By "security" I mean data access rights, for example:
- Andrew only has read-only access to clients in France
- Brian can update clients in France and Germany
- Charles is an administrator, he has read and update rights for everything
I can see potential arguments for each layer.
Data Access Layer
The DAL only exposes clients to which the user has access, and passes an appropriate error up to the business layer when the user tries to do something unauthorised.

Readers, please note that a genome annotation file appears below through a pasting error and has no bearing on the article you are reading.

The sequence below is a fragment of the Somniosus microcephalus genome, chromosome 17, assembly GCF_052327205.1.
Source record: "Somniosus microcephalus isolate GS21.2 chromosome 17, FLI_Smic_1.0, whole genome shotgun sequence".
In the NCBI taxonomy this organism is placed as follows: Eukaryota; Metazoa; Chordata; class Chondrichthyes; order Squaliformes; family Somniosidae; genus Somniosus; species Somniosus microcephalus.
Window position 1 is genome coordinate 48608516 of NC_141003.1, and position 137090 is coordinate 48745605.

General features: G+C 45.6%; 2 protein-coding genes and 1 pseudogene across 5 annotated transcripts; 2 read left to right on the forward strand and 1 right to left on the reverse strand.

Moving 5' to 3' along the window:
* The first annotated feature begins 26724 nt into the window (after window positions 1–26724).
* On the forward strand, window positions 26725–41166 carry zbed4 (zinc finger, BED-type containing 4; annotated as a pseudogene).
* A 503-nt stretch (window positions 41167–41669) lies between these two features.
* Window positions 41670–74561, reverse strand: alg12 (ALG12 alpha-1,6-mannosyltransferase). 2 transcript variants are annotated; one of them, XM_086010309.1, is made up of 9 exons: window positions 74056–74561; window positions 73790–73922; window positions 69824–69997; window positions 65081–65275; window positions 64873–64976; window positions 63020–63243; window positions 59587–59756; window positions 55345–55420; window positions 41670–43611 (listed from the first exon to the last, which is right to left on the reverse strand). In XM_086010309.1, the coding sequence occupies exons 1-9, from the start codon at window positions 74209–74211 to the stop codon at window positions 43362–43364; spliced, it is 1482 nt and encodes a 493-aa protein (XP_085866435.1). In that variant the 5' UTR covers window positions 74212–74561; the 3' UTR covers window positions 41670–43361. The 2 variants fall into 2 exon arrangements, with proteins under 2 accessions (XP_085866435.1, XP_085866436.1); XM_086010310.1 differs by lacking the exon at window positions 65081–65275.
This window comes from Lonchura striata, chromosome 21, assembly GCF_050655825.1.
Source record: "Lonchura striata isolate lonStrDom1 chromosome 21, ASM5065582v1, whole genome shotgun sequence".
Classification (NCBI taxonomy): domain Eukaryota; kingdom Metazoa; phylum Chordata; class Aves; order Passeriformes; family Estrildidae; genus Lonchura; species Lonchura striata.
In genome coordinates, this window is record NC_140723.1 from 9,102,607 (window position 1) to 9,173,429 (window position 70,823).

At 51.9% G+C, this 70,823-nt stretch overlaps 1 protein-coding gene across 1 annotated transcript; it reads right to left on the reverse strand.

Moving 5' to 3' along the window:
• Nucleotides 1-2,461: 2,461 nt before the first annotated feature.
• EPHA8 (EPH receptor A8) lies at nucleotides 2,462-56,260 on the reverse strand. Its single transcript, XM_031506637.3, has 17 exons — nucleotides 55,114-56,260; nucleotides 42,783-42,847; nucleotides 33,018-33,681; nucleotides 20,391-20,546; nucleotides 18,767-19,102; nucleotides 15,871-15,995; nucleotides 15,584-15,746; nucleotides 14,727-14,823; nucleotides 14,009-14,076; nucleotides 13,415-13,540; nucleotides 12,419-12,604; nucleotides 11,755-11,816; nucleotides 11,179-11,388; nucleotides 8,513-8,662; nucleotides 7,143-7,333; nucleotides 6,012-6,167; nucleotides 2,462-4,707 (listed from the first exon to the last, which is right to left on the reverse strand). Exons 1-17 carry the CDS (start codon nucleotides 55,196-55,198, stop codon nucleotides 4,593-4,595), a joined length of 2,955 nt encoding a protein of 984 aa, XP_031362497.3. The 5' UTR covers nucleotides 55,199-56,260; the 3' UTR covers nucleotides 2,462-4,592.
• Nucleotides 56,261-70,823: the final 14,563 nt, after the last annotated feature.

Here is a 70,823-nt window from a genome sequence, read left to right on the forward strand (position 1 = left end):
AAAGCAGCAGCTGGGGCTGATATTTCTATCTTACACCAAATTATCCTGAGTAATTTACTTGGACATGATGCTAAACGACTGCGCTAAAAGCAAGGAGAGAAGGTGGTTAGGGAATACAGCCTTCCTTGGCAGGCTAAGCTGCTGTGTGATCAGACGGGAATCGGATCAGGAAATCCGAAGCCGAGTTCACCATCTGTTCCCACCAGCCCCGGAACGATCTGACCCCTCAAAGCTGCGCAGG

This simplifies the upper layers, and can reduce the data traffic for users who only have access to a small fraction of the data.
Because this is where the business logic resides and only the business layer has the complete knowledge of how the security should be implemented.
A tangent argument is because the UI layer is the one that deals with authentication. A stronger argument is when the application has non-UI functions: calculating the daily P&L, archiving, etc. These programs don't have a security context and creating a fictitious 'system' user is a maintenance nightmare.
A separate layer?
Slotted somewhere inside the 3?
I'm looking for a cogent argument which will convince me that layer X is the best for large-scale 3-Tier applications. Please refrain from 'it depends' answers ;-).